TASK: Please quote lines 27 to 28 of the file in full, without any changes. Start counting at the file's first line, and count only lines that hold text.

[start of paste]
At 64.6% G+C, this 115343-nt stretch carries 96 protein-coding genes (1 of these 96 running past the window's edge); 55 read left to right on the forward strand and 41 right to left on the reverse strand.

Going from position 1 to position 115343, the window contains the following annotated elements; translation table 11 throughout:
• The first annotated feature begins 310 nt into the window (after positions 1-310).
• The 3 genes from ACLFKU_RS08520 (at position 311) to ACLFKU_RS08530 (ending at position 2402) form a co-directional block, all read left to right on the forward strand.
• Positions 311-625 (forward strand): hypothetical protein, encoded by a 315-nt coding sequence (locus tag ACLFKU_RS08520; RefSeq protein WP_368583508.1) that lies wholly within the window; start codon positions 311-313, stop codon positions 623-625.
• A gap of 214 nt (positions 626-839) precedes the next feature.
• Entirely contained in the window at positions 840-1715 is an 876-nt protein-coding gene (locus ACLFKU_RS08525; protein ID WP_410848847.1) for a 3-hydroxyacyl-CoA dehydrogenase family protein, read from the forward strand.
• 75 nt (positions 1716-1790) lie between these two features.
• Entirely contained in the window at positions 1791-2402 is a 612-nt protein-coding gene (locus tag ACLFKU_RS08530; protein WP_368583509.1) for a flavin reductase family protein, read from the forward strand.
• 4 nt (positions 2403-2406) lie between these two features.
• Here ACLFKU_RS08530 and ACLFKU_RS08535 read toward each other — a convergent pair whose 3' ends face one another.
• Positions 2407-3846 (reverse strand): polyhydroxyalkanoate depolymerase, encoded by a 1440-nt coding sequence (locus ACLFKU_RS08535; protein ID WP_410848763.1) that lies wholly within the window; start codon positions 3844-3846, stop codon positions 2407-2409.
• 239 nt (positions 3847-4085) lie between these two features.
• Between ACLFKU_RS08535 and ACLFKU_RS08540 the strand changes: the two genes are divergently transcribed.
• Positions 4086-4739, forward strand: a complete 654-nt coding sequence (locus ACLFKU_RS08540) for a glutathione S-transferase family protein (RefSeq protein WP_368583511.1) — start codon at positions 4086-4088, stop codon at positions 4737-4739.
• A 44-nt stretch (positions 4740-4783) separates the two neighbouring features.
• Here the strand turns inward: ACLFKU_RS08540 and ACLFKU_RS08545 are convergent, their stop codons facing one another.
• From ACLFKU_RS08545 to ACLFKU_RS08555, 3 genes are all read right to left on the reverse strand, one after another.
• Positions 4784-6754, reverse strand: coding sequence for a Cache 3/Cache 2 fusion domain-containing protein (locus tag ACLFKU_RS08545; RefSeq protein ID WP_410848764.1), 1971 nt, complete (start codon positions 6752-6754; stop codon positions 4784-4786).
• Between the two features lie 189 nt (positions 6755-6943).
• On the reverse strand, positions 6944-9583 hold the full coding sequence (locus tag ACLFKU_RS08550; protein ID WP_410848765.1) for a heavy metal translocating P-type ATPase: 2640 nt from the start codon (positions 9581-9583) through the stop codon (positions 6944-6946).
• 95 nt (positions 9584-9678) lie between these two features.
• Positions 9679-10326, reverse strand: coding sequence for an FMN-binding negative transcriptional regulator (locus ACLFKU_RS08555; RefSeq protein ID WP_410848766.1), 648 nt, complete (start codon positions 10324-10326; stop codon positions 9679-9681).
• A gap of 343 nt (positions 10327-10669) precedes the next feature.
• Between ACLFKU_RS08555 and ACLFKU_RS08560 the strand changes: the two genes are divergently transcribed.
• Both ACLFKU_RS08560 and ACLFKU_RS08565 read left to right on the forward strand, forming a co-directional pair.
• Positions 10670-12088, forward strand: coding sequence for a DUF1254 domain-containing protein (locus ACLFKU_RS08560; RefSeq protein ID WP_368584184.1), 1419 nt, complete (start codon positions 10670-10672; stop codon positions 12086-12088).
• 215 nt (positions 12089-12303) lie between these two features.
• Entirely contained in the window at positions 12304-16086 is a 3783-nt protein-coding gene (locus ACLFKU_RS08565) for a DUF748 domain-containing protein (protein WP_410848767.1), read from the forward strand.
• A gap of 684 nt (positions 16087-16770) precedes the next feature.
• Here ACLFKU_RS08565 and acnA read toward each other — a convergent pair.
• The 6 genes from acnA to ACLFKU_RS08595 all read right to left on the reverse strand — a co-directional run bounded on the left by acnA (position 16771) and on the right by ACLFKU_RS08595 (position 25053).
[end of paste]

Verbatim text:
• Positions 10670-12088, forward strand: coding sequence for a DUF1254 domain-containing protein (locus ACLFKU_RS08560; RefSeq protein ID WP_368584184.1), 1419 nt, complete (start codon positions 10670-10672; stop codon positions 12086-12088).
• 215 nt (positions 12089-12303) lie between these two features.